January 1st, 2005, 03:56 AM
firefox saving passwords / usernames
I was wondering how exactally your browser saves your login information for random sites (ie......hotmail accounts, antionline accounts, etc)....I use Safari and Firefox on my mac (im using it right now, but firefox does the same on my windows lappy and box)...
if your login/password information is stored on your computer, is that a potential security risk? if someone were to hack into my box and find wherever that information is saved, would it do them any good? (would they be able to see it)
i did a forum search and apologize if this has been posted / explained before
January 1st, 2005, 04:06 AM
Not sure of the answer on the first question, but I'm sure someone will be able to answer.
As for the second.. yes, saved passwords can be retrieved and used if someone has access to your PC. If you're paranoid enough, you shouldn't save anything you don't want other people knowing, but I'd be more paranoid about keyloggers or trojans or something retrieving passwords compared to someone cracking my IDS and firewalls then cracking my browsers saved-info.
Hope that helps.
Edit: I didn't find much on the security or encryption of the Firefox password manager, but this is what I did find on the Mozilla site:
Firefox stores passwords with this metadata:
domain usernamefield passwordfield username password
Then uses the usernamefield/passwordfield values as hints to find the appropriate <input> elements within a webpage by matching them to the "name" attribute.
Unfortunately this means that when a website redesigns and changes the un/pw field names, the effect on the end user is that the password is "forgotten".
As a backup, when usernamefield/passwordfield fail to match, Password Manager should attempt to discover the password field manually, using a technique similar to what Camino uses.
This is needed for another reason - passwords stored by other browsers such as Camino and Safari are stored in the KeyChain WITHOUT username/password field hints - so un/pw field discovery must be manual.
Edit2: This should answer your first question
Copied from here.
This is better than storing your passwords within Microsoft's Internet Explorer browser (whose password encryption was cracked long ago) or the Mozilla Foundation's Firefox (which stores passwords in an ordinary file unless you set up a "master password").
There ya go.
January 1st, 2005, 04:40 AM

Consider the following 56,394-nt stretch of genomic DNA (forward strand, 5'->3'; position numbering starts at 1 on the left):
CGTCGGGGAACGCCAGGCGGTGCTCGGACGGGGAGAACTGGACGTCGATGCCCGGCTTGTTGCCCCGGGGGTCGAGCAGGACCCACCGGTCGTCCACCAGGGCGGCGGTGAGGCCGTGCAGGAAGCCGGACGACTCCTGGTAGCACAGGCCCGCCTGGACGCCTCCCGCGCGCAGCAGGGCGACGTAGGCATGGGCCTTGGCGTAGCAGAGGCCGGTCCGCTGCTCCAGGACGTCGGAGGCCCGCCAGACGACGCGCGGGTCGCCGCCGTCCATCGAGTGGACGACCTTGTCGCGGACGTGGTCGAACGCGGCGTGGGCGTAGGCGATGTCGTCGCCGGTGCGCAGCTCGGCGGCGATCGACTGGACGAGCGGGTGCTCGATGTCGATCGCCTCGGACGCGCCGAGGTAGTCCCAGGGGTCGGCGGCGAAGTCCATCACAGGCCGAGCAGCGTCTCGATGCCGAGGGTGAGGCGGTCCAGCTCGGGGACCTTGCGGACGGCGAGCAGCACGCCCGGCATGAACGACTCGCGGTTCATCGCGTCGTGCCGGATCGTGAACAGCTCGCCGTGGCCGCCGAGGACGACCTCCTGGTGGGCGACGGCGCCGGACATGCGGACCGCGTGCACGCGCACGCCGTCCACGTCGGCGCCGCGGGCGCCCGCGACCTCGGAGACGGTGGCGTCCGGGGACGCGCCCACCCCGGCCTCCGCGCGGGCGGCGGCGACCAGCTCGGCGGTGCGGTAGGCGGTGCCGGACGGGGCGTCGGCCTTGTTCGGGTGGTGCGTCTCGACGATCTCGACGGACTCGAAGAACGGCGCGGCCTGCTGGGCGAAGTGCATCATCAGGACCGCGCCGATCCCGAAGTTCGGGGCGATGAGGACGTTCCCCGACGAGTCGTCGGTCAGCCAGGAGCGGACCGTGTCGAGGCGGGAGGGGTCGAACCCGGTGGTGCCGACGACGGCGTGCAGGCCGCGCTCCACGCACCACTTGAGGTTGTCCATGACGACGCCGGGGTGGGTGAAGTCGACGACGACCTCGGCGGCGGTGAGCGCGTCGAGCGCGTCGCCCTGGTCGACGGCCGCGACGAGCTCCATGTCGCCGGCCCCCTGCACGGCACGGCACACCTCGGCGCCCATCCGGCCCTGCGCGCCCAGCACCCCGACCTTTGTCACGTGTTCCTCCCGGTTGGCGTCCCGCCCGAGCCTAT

thanks so much :-)
good to see im not the only one spending new years eve on AO hehee ;-)
January 1st, 2005, 04:44 AM
Friends' having a party outside, but I'm not going out until they need me.
(Major pyromaniac here, tonight we're gunna blow stuff up.. wewtness!)
But until then, I'm trying to find a way to write a boot/restore disk for Windows from inside Helix Linux GUI.
January 1st, 2005, 10:38 AM
i did found a bug in firefox 0.9.3 once, in the latest one, the bug is solved but the passwords still are stored in the same way. read this thread for more info.
January 1st, 2005, 05:48 PM
There is a CHEESY way to use Multi-Factor Authentication on a budget...
This is a bit off topic, but is definitely related/relevant, because the method below is EXACTLY how I handle password storage and retrieval for all of the websites I have logins for.
1. Password Safe.
- The official version is Win32 only (legacy version for WinCE), but as noted there are several related projects using the same DB type, etc. for linux and other OS platforms.
2. Portable storage device.
- I suggest a USB flash device...they are quite cheap these days, and MOST systems support them
- You can also use a floppy diskette, but that is so 20th Century.
3. Ridiculously strong password that you have memorized.
1. Turn off the options, clear the cache, etc. for all stored passwords in Firefox, InternetExploder, Opera, Safari, etc.
*Note* - It's probably a good idea to know what all of these are, first.
2. Download the installer for Password Safe and save it to USB storage device (substitute old crappy floppy disk if you still live in the previous century)
3. Install Password Safe and use it as intended. Make sure you save the data file to your USB storage device, and use your Ridiculously strong password to protect the data file.
Yes, this is actually just a post promoting Password Safe as a means of storing (and generating! it makes strong passwords nicely) credentials in an encrypted file...but you have to have the USB storage device with you to use the passwords. And you have to know the Ridiculously strong password to read the contents of the file. Thus, you must HAVE the USB device and you must KNOW the Ridiculously strong password. This is, as any CISSP student will tell you, Multi-Factor (two factor) Authentication. Well, not really...it sort of is, but it's the bastardized application of the process from the user side.
Semantics aside, it helps you keep the credentials for a whole boat load of web sites and applications handy, without having to use P455wUrd for all of them.
Full blown implementation of encrypted password storage Tutorial coming soon.
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